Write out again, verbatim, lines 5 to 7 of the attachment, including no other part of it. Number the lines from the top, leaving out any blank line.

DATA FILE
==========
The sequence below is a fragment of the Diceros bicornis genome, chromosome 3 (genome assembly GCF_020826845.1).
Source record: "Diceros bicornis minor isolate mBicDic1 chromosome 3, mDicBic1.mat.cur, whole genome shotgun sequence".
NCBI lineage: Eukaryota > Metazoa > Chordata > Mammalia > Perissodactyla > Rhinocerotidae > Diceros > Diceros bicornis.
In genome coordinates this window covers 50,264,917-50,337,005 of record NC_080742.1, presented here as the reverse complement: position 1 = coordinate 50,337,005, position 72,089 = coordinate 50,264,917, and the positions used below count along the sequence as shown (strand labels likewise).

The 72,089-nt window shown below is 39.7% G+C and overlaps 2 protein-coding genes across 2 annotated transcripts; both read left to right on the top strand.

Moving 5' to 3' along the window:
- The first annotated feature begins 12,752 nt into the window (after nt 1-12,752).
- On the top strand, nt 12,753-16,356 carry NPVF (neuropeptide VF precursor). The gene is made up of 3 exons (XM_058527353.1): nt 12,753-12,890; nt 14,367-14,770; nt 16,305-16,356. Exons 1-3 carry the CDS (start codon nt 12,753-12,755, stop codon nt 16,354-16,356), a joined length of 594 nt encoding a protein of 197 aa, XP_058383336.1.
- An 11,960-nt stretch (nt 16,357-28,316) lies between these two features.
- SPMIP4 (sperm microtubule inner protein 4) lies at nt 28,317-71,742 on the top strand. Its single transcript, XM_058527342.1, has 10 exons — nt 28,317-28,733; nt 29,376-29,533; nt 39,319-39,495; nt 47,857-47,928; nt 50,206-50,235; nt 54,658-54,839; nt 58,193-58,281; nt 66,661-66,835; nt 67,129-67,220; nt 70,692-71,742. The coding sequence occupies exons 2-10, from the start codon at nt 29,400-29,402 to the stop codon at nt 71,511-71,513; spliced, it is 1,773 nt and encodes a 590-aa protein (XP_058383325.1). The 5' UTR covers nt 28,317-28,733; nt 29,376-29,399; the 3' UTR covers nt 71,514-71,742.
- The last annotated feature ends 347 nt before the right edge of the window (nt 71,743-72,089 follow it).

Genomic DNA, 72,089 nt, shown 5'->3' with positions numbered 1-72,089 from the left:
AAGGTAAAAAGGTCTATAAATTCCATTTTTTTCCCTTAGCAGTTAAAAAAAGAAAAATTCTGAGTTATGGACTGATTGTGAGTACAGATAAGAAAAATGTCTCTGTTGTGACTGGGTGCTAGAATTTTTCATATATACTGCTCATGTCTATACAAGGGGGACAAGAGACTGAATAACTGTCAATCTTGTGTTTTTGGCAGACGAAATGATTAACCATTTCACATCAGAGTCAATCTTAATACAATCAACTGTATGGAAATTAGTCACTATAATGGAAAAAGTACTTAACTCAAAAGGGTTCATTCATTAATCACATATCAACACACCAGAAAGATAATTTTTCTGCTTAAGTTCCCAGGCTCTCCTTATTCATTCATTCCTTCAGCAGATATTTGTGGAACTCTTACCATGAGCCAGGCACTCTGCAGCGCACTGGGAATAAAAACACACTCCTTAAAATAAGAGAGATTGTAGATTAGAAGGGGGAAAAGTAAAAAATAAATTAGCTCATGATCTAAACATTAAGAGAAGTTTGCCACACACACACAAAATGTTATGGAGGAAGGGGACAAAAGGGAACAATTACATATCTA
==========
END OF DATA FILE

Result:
The 72,089-nt window shown below is 39.7% G+C and overlaps 2 protein-coding genes across 2 annotated transcripts; both read left to right on the top strand.

Moving 5' to 3' along the window:
- The first annotated feature begins 12,752 nt into the window (after nt 1-12,752).